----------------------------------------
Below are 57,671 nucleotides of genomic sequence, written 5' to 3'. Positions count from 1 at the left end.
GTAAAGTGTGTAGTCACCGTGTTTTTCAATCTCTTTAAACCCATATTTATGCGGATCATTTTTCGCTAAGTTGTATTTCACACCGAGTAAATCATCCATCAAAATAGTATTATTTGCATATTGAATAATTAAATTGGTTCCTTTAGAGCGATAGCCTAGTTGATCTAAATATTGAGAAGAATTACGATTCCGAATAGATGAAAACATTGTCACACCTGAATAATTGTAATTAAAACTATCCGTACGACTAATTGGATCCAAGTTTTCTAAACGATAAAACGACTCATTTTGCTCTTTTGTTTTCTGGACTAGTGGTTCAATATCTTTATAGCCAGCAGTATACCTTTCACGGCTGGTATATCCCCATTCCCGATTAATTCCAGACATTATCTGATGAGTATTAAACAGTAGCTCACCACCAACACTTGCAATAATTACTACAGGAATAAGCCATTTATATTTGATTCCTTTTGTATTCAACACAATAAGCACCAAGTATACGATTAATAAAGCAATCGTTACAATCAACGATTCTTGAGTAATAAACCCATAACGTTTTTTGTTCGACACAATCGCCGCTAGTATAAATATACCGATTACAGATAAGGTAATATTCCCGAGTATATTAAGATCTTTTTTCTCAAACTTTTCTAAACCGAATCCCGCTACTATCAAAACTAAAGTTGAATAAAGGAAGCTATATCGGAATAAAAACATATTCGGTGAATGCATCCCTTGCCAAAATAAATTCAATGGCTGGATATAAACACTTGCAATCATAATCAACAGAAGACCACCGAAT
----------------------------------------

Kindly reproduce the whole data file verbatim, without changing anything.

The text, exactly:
Below are 57,671 nucleotides of genomic sequence, written 5' to 3'. Positions count from 1 at the left end.
GTAAAGTGTGTAGTCACCGTGTTTTTCAATCTCTTTAAACCCATATTTATGCGGATCATTTTTCGCTAAGTTGTATTTCACACCGAGTAAATCATCCATCAAAATAGTATTATTTGCATATTGAATAATTAAATTGGTTCCTTTAGAGCGATAGCCTAGTTGATCTAAATATTGAGAAGAATTACGATTCCGAATAGATGAAAACATTGTCACACCTGAATAATTGTAATTAAAACTATCCGTACGACTAATTGGATCCAAGTTTTCTAAACGATAAAACGACTCATTTTGCTCTTTTGTTTTCTGGACTAGTGGTTCAATATCTTTATAGCCAGCAGTATACCTTTCACGGCTGGTATATCCCCATTCCCGATTAATTCCAGACATTATCTGATGAGTATTAAACAGTAGCTCACCACCAACACTTGCAATAATTACTACAGGAATAAGCCATTTATATTTGATTCCTTTTGTATTCAACACAATAAGCACCAAGTATACGATTAATAAAGCAATCGTTACAATCAACGATTCTTGAGTAATAAACCCATAACGTTTTTTGTTCGACACAATCGCCGCTAGTATAAATATACCGATTACAGATAAGGTAATATTCCCGAGTATATTAAGATCTTTTTTCTCAAACTTTTCTAAACCGAATCCCGCTACTATCAAAACTAAAGTTGAATAAAGGAAGCTATATCGGAATAAAAACATATTCGGTGAATGCATCCCTTGCCAAAATAAATTCAATGGCTGGATATAAACACTTGCAATCATAATCAACAGAAGACCACCGAAT